Simply put: EHRs are not user-intuitive enough to allow physicians the time to care for patients, which means patient engagement suffers which, in turn, means physicians become frustrated with their workload and lack of satisfaction from their work. Physicians have trained long and hard to become good doctors who provide excellent patient care, not good clerical workers. Clerical work is critical to the functioning of any practice or hospital — but doing both at the same time detracts from interaction with the patient, in-depth information gathering and discussion, and patient education.
When scribes take on real-time data entry, physicians are free to focus solely on the patient. Instead of fiddling with a computer system, the physician is making a diagnosis, ordering tests and medications, and giving the patient information about their condition. That’s the kind of scenario that provides a physician with job satisfaction at the end of the day. In addition, reports a recent Medscape investigation into physician burnout, “[T]he extra person [in the exam room] actually improves the physician-patient relationship because the physician is able to provide his or her full attention to the patient and is not distracted by data entry.”
Engage and empower physicians
Just as patients need to be engaged as part of their care, doctors, too, should be empowered to prevent their own burnout. Only 20% of physicians are fully engaged with the healthcare institutions that hire them — a harbinger of physician burnout. Physician burnout can be expedited when doctors lose the incentive to practice — or, more often, lose the desire to engage with a healthcare system that doesn’t provide them with the means to practice. The drive to lower costs and increase efficiency can sometimes make it seem that medicine is losing sight of patient care.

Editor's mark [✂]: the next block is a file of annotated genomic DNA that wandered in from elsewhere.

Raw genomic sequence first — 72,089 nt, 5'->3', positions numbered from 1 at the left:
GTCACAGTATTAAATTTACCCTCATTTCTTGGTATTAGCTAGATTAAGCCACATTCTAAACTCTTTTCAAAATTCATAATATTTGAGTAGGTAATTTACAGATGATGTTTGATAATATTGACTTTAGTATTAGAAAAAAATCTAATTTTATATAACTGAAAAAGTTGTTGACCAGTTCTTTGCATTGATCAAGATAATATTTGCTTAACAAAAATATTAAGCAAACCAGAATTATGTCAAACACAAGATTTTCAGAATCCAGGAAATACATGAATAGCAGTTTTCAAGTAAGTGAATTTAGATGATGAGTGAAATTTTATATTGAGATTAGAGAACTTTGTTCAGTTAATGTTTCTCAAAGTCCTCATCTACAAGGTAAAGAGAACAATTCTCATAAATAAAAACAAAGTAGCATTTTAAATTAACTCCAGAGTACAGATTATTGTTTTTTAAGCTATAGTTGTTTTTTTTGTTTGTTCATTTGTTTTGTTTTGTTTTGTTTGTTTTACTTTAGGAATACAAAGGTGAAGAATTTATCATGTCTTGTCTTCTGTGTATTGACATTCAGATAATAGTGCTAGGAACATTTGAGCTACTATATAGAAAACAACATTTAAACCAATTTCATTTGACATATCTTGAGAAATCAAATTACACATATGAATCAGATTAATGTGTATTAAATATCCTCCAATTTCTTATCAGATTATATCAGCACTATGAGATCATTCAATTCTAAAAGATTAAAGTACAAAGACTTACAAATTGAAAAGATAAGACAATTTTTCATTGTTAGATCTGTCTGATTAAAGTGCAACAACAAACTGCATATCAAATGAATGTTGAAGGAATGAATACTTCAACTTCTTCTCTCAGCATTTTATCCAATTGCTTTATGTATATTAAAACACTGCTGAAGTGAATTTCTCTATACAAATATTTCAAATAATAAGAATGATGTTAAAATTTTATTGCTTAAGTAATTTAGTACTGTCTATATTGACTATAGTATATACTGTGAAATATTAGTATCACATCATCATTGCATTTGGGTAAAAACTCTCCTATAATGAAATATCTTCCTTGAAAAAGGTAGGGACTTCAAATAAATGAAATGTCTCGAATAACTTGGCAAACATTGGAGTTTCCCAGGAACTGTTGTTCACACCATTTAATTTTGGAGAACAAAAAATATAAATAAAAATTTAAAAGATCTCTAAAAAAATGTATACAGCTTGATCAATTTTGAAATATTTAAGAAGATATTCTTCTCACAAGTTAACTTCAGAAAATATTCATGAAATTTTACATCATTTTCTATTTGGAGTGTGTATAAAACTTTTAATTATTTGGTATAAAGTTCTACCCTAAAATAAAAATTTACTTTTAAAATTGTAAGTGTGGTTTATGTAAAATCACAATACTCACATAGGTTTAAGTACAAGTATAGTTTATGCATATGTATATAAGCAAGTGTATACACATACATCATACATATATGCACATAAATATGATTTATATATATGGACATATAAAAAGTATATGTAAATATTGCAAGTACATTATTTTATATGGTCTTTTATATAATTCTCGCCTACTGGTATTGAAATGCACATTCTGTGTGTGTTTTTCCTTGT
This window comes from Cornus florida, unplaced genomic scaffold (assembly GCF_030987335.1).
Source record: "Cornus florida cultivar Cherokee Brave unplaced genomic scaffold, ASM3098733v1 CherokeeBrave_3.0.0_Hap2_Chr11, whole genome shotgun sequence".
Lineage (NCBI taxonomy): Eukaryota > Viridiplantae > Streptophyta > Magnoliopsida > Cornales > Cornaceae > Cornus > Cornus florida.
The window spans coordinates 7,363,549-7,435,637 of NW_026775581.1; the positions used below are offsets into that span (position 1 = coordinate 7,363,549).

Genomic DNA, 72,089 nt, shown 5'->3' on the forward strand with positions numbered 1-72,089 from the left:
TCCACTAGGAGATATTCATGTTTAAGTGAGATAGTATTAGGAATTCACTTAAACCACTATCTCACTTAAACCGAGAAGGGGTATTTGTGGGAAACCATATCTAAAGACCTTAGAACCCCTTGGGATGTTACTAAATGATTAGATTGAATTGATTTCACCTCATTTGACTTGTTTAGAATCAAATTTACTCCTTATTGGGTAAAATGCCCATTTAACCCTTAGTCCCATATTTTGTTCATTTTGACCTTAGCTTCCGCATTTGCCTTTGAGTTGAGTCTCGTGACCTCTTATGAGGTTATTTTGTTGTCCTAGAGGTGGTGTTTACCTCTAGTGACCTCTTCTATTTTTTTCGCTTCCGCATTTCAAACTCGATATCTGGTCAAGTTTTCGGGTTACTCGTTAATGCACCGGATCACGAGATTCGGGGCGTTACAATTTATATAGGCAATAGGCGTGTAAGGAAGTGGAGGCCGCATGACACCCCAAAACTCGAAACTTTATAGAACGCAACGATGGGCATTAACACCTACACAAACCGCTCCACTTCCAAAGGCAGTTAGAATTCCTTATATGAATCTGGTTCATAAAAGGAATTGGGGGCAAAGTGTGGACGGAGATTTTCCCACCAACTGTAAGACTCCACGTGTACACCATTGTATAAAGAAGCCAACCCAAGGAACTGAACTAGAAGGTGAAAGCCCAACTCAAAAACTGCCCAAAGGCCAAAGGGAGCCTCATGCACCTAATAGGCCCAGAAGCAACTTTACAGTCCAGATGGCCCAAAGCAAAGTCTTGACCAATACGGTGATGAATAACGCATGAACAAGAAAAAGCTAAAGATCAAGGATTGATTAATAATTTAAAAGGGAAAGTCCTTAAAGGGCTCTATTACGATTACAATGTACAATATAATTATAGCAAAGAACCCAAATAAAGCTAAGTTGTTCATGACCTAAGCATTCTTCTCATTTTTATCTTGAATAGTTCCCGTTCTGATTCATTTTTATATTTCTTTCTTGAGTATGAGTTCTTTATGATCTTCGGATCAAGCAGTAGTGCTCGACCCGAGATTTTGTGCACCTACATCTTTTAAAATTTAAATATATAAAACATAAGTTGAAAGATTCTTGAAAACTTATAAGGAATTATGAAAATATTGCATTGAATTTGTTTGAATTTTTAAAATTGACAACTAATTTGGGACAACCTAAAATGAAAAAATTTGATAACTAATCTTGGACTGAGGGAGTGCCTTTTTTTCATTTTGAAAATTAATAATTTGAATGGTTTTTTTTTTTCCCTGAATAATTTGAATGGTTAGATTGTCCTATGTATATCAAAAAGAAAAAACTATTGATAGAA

“The C-suite perspective holds that a lack of control induces burnout. Some executives advocate an approach to addressing burnout that emphasizes physician empowerment rather than coping mechanisms,” writes Modern Healthcare. The journal cites programs working hospitals now, such as a physician leadership academy that helps enhance physicians’ communication and management skills, so that they can better participate in controlling their own work environments.
This kind of control can manifest in healthcare organizations should create physician-led committees to help find practical, low-cost solutions and lead the drive for change without compromising patient care. Engaging physicians in these activities, so they can directly influence care and outcomes, leads to better physician buy-in and higher physician satisfaction with their work. When bolstered by a non-punitive culture of care, hospitals can help fully support physicians who are, after all, human beings first and foremost.
Patients who are paired with Care Navigators report feeling less anxiety, and an increased ability to self-manage their conditions between visits. And providers report increased job satisfaction from improved efficiency, and knowing their patients have access to care teams, and strategic support.